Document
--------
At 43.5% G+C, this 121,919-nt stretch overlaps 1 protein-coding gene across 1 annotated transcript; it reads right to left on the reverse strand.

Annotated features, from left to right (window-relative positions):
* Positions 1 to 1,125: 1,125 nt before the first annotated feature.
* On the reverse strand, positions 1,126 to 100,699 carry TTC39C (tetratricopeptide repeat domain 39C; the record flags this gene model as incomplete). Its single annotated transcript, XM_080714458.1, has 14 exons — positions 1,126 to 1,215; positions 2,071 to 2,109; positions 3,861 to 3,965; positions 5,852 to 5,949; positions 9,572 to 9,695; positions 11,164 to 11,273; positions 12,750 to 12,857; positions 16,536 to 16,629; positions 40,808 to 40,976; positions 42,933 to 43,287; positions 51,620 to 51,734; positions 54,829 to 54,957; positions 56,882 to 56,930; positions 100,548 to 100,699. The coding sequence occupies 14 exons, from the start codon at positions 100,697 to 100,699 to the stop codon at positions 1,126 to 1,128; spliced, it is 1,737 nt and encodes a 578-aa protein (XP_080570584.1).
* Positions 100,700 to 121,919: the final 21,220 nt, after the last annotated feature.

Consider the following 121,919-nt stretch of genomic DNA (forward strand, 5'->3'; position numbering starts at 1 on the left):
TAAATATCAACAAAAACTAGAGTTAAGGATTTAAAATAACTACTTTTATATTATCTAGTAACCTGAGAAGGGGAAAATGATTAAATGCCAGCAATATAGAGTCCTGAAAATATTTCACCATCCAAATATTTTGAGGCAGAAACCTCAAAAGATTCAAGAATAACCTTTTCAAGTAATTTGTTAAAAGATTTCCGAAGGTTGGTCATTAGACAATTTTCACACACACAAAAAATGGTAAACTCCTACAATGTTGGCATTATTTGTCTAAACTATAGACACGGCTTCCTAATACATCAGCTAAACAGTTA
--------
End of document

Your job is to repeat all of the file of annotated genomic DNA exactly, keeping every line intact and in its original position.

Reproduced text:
At 43.5% G+C, this 121,919-nt stretch overlaps 1 protein-coding gene across 1 annotated transcript; it reads right to left on the reverse strand.

Annotated features, from left to right (window-relative positions):
* Positions 1 to 1,125: 1,125 nt before the first annotated feature.
* On the reverse strand, positions 1,126 to 100,699 carry TTC39C (tetratricopeptide repeat domain 39C; the record flags this gene model as incomplete). Its single annotated transcript, XM_080714458.1, has 14 exons — positions 1,126 to 1,215; positions 2,071 to 2,109; positions 3,861 to 3,965; positions 5,852 to 5,949; positions 9,572 to 9,695; positions 11,164 to 11,273; positions 12,750 to 12,857; positions 16,536 to 16,629; positions 40,808 to 40,976; positions 42,933 to 43,287; positions 51,620 to 51,734; positions 54,829 to 54,957; positions 56,882 to 56,930; positions 100,548 to 100,699. The coding sequence occupies 14 exons, from the start codon at positions 100,697 to 100,699 to the stop codon at positions 1,126 to 1,128; spliced, it is 1,737 nt and encodes a 578-aa protein (XP_080570584.1).
* Positions 100,700 to 121,919: the final 21,220 nt, after the last annotated feature.

Consider the following 121,919-nt stretch of genomic DNA (forward strand, 5'->3'; position numbering starts at 1 on the left):
TAAATATCAACAAAAACTAGAGTTAAGGATTTAAAATAACTACTTTTATATTATCTAGTAACCTGAGAAGGGGAAAATGATTAAATGCCAGCAATATAGAGTCCTGAAAATATTTCACCATCCAAATATTTTGAGGCAGAAACCTCAAAAGATTCAAGAATAACCTTTTCAAGTAATTTGTTAAAAGATTTCCGAAGGTTGGTCATTAGACAATTTTCACACACACAAAAAATGGTAAACTCCTACAATGTTGGCATTATTTGTCTAAACTATAGACACGGCTTCCTAATACATCAGCTAAACAGTTA